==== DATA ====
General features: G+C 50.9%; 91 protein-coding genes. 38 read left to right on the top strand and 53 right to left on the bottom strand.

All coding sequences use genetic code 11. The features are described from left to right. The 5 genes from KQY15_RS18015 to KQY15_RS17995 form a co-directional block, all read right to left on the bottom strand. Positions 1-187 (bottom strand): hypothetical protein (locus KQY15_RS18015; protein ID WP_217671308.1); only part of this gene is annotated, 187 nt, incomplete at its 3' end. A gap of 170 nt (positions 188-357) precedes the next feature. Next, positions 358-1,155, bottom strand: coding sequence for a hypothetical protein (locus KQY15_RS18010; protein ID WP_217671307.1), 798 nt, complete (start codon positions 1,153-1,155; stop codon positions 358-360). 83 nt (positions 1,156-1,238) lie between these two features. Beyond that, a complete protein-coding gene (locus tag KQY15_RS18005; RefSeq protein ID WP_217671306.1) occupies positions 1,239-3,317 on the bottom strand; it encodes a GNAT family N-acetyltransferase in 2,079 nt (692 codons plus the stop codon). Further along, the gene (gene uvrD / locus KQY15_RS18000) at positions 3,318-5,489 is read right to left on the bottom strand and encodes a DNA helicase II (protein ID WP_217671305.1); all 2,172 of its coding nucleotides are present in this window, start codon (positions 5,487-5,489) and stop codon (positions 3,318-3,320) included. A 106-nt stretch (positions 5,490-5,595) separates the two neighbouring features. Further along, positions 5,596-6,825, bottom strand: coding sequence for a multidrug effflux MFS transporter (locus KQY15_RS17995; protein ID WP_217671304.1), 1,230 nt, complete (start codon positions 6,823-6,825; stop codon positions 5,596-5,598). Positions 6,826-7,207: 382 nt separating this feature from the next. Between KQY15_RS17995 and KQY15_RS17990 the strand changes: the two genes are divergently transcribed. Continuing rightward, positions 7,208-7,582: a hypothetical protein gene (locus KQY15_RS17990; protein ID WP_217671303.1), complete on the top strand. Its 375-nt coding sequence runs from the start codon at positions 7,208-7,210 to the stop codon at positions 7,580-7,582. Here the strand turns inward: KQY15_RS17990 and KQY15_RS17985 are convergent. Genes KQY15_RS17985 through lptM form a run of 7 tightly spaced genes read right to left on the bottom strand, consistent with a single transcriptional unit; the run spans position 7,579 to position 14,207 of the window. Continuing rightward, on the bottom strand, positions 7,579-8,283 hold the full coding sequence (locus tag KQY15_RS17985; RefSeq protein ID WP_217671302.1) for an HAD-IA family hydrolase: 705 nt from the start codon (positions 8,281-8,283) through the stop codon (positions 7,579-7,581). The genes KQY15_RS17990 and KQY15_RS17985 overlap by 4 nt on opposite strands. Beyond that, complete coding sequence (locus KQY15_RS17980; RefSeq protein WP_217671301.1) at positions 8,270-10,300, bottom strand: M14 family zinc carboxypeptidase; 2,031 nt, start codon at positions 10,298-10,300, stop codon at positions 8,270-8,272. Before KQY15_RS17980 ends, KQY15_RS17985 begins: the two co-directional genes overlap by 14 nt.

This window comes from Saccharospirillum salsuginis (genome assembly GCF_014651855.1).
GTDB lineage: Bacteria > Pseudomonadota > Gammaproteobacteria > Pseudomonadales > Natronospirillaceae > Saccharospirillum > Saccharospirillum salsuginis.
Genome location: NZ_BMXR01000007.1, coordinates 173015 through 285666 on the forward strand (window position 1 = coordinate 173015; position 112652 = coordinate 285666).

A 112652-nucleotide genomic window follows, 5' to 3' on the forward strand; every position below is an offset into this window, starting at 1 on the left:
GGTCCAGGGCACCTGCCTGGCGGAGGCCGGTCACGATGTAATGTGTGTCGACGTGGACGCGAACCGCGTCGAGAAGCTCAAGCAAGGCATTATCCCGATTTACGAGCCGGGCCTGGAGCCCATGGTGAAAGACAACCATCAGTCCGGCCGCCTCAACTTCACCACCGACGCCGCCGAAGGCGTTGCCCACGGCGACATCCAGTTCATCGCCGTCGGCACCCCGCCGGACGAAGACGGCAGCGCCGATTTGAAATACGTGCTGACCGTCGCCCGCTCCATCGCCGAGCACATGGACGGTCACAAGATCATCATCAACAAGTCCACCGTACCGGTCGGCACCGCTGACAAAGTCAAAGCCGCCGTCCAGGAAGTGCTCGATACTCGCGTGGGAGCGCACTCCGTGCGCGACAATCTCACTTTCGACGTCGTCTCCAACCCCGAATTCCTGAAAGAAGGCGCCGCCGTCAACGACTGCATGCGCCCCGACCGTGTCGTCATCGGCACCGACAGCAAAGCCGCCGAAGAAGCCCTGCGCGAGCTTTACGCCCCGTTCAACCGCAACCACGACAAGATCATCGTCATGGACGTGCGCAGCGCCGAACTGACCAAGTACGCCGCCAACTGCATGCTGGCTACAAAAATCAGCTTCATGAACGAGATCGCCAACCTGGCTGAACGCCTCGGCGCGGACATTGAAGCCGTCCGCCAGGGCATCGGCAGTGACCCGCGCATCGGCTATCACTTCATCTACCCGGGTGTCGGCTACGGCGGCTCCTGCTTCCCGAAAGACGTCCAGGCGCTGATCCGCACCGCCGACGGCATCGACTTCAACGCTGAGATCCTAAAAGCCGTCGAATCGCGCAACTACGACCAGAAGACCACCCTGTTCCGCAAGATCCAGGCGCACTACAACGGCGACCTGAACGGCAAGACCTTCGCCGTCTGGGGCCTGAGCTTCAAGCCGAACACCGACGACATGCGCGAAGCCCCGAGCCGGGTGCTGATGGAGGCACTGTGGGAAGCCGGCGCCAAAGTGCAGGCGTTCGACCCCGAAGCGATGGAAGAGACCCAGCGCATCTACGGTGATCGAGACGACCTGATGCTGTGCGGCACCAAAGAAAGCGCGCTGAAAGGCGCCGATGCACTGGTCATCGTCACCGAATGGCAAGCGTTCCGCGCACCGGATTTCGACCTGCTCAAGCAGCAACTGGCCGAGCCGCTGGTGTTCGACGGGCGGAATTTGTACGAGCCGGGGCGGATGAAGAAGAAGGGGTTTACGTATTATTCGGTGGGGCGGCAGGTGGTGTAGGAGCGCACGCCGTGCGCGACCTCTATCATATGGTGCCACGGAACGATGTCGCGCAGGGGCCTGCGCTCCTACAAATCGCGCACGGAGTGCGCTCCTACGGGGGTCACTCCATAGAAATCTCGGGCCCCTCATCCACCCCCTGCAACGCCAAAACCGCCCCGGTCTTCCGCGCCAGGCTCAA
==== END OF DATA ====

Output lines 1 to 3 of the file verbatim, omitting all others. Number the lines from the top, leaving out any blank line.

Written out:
General features: G+C 50.9%; 91 protein-coding genes. 38 read left to right on the top strand and 53 right to left on the bottom strand.

All coding sequences use genetic code 11. The features are described from left to right. The 5 genes from KQY15_RS18015 to KQY15_RS17995 form a co-directional block, all read right to left on the bottom strand. Positions 1-187 (bottom strand): hypothetical protein (locus KQY15_RS18015; protein ID WP_217671308.1); only part of this gene is annotated, 187 nt, incomplete at its 3' end. A gap of 170 nt (positions 188-357) precedes the next feature. Next, positions 358-1,155, bottom strand: coding sequence for a hypothetical protein (locus KQY15_RS18010; protein ID WP_217671307.1), 798 nt, complete (start codon positions 1,153-1,155; stop codon positions 358-360). 83 nt (positions 1,156-1,238) lie between these two features. Beyond that, a complete protein-coding gene (locus tag KQY15_RS18005; RefSeq protein ID WP_217671306.1) occupies positions 1,239-3,317 on the bottom strand; it encodes a GNAT family N-acetyltransferase in 2,079 nt (692 codons plus the stop codon). Further along, the gene (gene uvrD / locus KQY15_RS18000) at positions 3,318-5,489 is read right to left on the bottom strand and encodes a DNA helicase II (protein ID WP_217671305.1); all 2,172 of its coding nucleotides are present in this window, start codon (positions 5,487-5,489) and stop codon (positions 3,318-3,320) included. A 106-nt stretch (positions 5,490-5,595) separates the two neighbouring features. Further along, positions 5,596-6,825, bottom strand: coding sequence for a multidrug effflux MFS transporter (locus KQY15_RS17995; protein ID WP_217671304.1), 1,230 nt, complete (start codon positions 6,823-6,825; stop codon positions 5,596-5,598). Positions 6,826-7,207: 382 nt separating this feature from the next. Between KQY15_RS17995 and KQY15_RS17990 the strand changes: the two genes are divergently transcribed. Continuing rightward, positions 7,208-7,582: a hypothetical protein gene (locus KQY15_RS17990; protein ID WP_217671303.1), complete on the top strand. Its 375-nt coding sequence runs from the start codon at positions 7,208-7,210 to the stop codon at positions 7,580-7,582. Here the strand turns inward: KQY15_RS17990 and KQY15_RS17985 are convergent. Genes KQY15_RS17985 through lptM form a run of 7 tightly spaced genes read right to left on the bottom strand, consistent with a single transcriptional unit; the run spans position 7,579 to position 14,207 of the window. Continuing rightward, on the bottom strand, positions 7,579-8,283 hold the full coding sequence (locus tag KQY15_RS17985; RefSeq protein ID WP_217671302.1) for an HAD-IA family hydrolase: 705 nt from the start codon (positions 8,281-8,283) through the stop codon (positions 7,579-7,581). The genes KQY15_RS17990 and KQY15_RS17985 overlap by 4 nt on opposite strands. Beyond that, complete coding sequence (locus KQY15_RS17980; RefSeq protein WP_217671301.1) at positions 8,270-10,300, bottom strand: M14 family zinc carboxypeptidase; 2,031 nt, start codon at positions 10,298-10,300, stop codon at positions 8,270-8,272. Before KQY15_RS17980 ends, KQY15_RS17985 begins: the two co-directional genes overlap by 14 nt.

This window comes from Saccharospirillum salsuginis (genome assembly GCF_014651855.1).